Media Experts Push for Right-to-Know Law
By Moe Myint 9 November 2016
RANGOON – Following a two-day media conference at Rangoon’s Chatrium Hotel earlier this week, many media experts urged the National League for Democracy government to enact a “Right to Information Law” in order to make government data more transparent to the public.
Official government information in Burma is difficult to obtain, despite the News Media Law that is supposed to grant access to journalists. For ordinary citizens, there is no such law.
Former Upper House lawmaker and member of the Legal Affairs and Special Cases Assessment Commission U Tin Maung Oo said Burma has had more than 1,600 laws enacted since the colonial era—almost 400 under the previous government—but only a few were related to the media industry.
U Tin Maung Oo said that while the Constitution and news media law state that journalists can seek government information, they face many barriers in doing so.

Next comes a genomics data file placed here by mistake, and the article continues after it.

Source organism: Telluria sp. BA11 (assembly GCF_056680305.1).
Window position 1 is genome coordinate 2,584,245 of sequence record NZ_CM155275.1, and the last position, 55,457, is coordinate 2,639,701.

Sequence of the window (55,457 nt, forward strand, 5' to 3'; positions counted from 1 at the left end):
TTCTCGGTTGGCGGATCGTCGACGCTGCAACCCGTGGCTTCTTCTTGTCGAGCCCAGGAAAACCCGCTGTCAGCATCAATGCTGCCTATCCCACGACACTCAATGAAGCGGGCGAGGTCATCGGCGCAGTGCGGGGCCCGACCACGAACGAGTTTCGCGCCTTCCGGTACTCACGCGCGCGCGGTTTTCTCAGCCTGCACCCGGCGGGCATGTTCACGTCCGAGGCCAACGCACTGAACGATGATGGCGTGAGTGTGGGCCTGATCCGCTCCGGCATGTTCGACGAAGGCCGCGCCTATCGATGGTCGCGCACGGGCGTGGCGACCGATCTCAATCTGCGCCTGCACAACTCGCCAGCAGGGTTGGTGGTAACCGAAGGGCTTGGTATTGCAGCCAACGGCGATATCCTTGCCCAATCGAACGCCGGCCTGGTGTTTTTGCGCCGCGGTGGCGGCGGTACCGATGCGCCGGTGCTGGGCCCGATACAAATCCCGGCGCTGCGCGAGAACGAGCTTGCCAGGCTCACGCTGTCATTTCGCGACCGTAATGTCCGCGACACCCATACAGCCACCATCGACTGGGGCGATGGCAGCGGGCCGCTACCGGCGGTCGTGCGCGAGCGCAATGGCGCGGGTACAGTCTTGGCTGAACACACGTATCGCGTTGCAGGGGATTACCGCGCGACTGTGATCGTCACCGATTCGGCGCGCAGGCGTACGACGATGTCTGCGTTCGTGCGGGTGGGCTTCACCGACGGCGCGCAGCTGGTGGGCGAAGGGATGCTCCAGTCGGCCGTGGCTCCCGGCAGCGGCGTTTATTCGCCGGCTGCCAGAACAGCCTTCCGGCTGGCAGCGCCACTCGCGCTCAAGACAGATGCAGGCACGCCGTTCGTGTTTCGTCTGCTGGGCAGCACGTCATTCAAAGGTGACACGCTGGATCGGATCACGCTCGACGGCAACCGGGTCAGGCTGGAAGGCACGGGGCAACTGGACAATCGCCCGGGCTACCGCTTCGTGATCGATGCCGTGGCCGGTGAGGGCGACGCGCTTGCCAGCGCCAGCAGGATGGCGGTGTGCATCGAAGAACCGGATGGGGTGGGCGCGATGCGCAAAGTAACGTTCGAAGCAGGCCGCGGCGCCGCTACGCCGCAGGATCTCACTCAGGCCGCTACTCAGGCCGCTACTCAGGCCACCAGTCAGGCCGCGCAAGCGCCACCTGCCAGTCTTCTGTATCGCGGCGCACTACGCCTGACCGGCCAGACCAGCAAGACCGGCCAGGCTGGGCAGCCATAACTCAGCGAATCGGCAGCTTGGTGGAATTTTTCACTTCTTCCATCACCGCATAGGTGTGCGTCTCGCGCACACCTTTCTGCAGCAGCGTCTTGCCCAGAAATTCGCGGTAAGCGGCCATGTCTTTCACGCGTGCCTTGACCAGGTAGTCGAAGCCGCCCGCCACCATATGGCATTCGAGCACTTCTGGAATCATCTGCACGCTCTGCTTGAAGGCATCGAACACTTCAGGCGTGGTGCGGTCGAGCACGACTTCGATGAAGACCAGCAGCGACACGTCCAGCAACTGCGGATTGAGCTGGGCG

“A right-to-know law is necessary for citizens,” he added.
According to U Tin Maung Oo, the Legal Affairs and Special Cases Assessment Commission plans to introduce 51 new laws and terminate about 50 laws. The right to information law is contained in that agenda and a draft law will soon be submitted to Parliament.
Daw Nwe Zin Win, a conference panelist and executive director of non-governmental organization Pyi Gyi Khin, said former President Thein Sein enacted many laws without consulting with civil society organizations. She added that the government should invite organizations to comment on the law, as many citizens are simply unfamiliar with the terminology in the laws.
She suggested that the right to information law should grant citizens the right to request documents from the government free of charge, and that it should specify the type of documents that must be provided, how to request them, a response period, and penalties for officials who do not comply with the law.
Toby Mendel of the Center for Law and Democracy told The Irrawaddy at the conference that more than 100 countries around the world have similar right to information laws, including Southeast Asian neighbors Thailand and Sri Lanka.
He added that the law should be enacted to improve transparency, responsibility and accountability.